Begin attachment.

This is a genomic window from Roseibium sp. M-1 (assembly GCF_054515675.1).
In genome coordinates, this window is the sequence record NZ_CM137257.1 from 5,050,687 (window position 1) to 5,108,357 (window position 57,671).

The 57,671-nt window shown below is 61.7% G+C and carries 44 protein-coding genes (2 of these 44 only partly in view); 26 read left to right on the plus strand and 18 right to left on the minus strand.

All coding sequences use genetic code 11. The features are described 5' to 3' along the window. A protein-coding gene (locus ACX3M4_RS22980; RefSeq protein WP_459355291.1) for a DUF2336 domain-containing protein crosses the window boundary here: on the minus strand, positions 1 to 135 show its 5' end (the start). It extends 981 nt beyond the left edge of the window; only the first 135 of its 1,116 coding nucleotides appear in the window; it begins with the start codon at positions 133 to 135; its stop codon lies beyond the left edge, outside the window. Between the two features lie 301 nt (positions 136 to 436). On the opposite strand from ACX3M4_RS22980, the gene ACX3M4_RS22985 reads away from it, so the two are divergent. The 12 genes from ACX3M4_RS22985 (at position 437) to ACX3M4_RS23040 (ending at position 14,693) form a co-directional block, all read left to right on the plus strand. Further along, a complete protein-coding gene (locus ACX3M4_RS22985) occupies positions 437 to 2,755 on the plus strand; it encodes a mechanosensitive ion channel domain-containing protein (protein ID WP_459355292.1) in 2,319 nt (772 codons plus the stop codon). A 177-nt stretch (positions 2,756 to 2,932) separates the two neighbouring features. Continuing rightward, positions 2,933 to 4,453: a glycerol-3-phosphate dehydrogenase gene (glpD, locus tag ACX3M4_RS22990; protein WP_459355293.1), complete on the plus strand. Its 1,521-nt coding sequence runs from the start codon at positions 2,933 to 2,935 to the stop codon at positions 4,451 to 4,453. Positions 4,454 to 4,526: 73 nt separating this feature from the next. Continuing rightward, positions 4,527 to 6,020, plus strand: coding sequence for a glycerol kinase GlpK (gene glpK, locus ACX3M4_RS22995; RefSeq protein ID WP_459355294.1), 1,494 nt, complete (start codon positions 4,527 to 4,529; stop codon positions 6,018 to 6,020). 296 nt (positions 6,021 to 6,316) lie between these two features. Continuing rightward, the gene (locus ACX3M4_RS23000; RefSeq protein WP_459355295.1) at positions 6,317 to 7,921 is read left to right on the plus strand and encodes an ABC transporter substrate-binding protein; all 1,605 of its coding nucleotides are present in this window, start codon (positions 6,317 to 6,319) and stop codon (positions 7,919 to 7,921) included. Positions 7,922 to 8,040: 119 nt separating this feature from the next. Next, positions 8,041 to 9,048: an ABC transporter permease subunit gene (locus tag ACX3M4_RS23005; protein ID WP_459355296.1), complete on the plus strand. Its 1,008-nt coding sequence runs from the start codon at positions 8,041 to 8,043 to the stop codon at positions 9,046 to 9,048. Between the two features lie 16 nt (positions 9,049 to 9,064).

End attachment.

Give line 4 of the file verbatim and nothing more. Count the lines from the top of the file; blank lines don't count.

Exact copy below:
All coding sequences use genetic code 11. The features are described 5' to 3' along the window. A protein-coding gene (locus ACX3M4_RS22980; RefSeq protein WP_459355291.1) for a DUF2336 domain-containing protein crosses the window boundary here: on the minus strand, positions 1 to 135 show its 5' end (the start). It extends 981 nt beyond the left edge of the window; only the first 135 of its 1,116 coding nucleotides appear in the window; it begins with the start codon at positions 133 to 135; its stop codon lies beyond the left edge, outside the window. Between the two features lie 301 nt (positions 136 to 436). On the opposite strand from ACX3M4_RS22980, the gene ACX3M4_RS22985 reads away from it, so the two are divergent. The 12 genes from ACX3M4_RS22985 (at position 437) to ACX3M4_RS23040 (ending at position 14,693) form a co-directional block, all read left to right on the plus strand. Further along, a complete protein-coding gene (locus ACX3M4_RS22985) occupies positions 437 to 2,755 on the plus strand; it encodes a mechanosensitive ion channel domain-containing protein (protein ID WP_459355292.1) in 2,319 nt (772 codons plus the stop codon). A 177-nt stretch (positions 2,756 to 2,932) separates the two neighbouring features. Continuing rightward, positions 2,933 to 4,453: a glycerol-3-phosphate dehydrogenase gene (glpD, locus tag ACX3M4_RS22990; protein WP_459355293.1), complete on the plus strand. Its 1,521-nt coding sequence runs from the start codon at positions 2,933 to 2,935 to the stop codon at positions 4,451 to 4,453. Positions 4,454 to 4,526: 73 nt separating this feature from the next. Continuing rightward, positions 4,527 to 6,020, plus strand: coding sequence for a glycerol kinase GlpK (gene glpK, locus ACX3M4_RS22995; RefSeq protein ID WP_459355294.1), 1,494 nt, complete (start codon positions 4,527 to 4,529; stop codon positions 6,018 to 6,020). 296 nt (positions 6,021 to 6,316) lie between these two features. Continuing rightward, the gene (locus ACX3M4_RS23000; RefSeq protein WP_459355295.1) at positions 6,317 to 7,921 is read left to right on the plus strand and encodes an ABC transporter substrate-binding protein; all 1,605 of its coding nucleotides are present in this window, start codon (positions 6,317 to 6,319) and stop codon (positions 7,919 to 7,921) included. Positions 7,922 to 8,040: 119 nt separating this feature from the next. Next, positions 8,041 to 9,048: an ABC transporter permease subunit gene (locus tag ACX3M4_RS23005; protein ID WP_459355296.1), complete on the plus strand. Its 1,008-nt coding sequence runs from the start codon at positions 8,041 to 8,043 to the stop codon at positions 9,046 to 9,048. Between the two features lie 16 nt (positions 9,049 to 9,064).